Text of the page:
Better cancer care for all
Clinicians and bureaucrats hope to boost the survival rate of cancer sufferers following the adoption of national guides for the optimal treatment of 15 forms of the deadly disease.
In an effort to stamp out wide variations in the occurrence and outcomes of cancer in the community, the nation’s health ministers have endorsed 11 tumour specific Optimal Cancer Care Pathways (OCP) to be used as guides for specialists, GPs, health administrators, other health professionals and consumer.
Acting Commonwealth Chief Medical Officer Dr Anthony Hobbs said each pathway “maps the key steps in a cancer patient’s journey, from diagnosis to survivorship or end-of-life care, and describes the key principles and expected standards of care at each stage”.
Dr Hobbs said they had been developed by the National Cancer Expert Reference Group [NCERG], comprising clinical oncologists, GPs and consumers, in consultation with medical colleges and peak health organisations including the AMA, with the aim of reducing significant differences in outcomes for cancer sufferers according to their background, wealth and location.
“Outcomes for Australian cancer patients have improved dramatically over the past 30 years, with current survival rates now about 67 per cent overall,” he said.
Dr Hobbs said this had been achieved through a combination of preventive action, cancer screening and action on early diagnosis.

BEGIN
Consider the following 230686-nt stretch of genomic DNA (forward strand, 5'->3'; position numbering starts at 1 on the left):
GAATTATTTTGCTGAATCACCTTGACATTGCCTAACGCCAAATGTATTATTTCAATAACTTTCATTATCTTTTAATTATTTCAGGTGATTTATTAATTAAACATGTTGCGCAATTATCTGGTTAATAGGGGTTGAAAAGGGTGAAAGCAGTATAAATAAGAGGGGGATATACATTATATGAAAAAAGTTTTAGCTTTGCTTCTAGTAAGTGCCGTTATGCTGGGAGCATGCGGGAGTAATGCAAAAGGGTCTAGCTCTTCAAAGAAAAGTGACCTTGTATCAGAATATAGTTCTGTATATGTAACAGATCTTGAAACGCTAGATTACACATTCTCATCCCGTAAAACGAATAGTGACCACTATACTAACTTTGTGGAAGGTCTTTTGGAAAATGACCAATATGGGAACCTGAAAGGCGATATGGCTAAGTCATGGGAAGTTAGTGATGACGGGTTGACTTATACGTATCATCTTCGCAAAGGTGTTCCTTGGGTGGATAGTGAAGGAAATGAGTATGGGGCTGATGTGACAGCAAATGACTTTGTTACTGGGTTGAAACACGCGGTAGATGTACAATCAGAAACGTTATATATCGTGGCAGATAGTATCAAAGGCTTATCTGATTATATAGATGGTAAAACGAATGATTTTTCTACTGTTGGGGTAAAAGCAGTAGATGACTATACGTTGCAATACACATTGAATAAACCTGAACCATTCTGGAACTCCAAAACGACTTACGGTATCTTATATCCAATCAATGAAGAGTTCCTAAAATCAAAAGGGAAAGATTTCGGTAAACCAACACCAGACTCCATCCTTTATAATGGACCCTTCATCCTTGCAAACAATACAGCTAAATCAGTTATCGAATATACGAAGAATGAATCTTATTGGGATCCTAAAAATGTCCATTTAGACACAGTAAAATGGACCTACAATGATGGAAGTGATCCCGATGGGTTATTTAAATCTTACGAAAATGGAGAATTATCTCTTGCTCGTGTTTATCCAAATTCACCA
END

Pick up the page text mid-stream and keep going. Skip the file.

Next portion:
“However despite the progress, Australia still has unacceptable variation in cancer rates and outcomes which differ by Indigenous status, geographical location and socioeconomic status. The NCERG’s major focus has been on reducing this variation,” he said.
Altogether, pathways for 15 tumour types have been developed and adopted by the Australian Health Ministers’ Advisory Council for implementation by all states and territories, and 11 have been endorsed by the COAG Health Council. The remaining four are due to be considered later this year. All have been endorsed by Cancer Australia and Cancer Council Australia.
The 15 tumour streams covered by the OCPs are: lung, colorectal, hepatocellular carcinoma, prostate, lymphoma, melanoma, pancreatic, ovarian, malignant glioma, head and neck, breast, oesophagogastric, basal cell and squamous cell carcinoma, endometrial and acute myeloid leukaemia.
Each Pathway is presented in three formats.
Detailed clinical pathways for cancer specialists, health professionals and administrators and quick reference guides for GPs and other primary providers can both be found at: http://www.cancer.org.au/health-professionals/optimal-cancer-care-pathways.html.
‘What to expect’ guides for patients and their carers can be found at: http://www.cancerpathways.org.au/optimal-care-pathways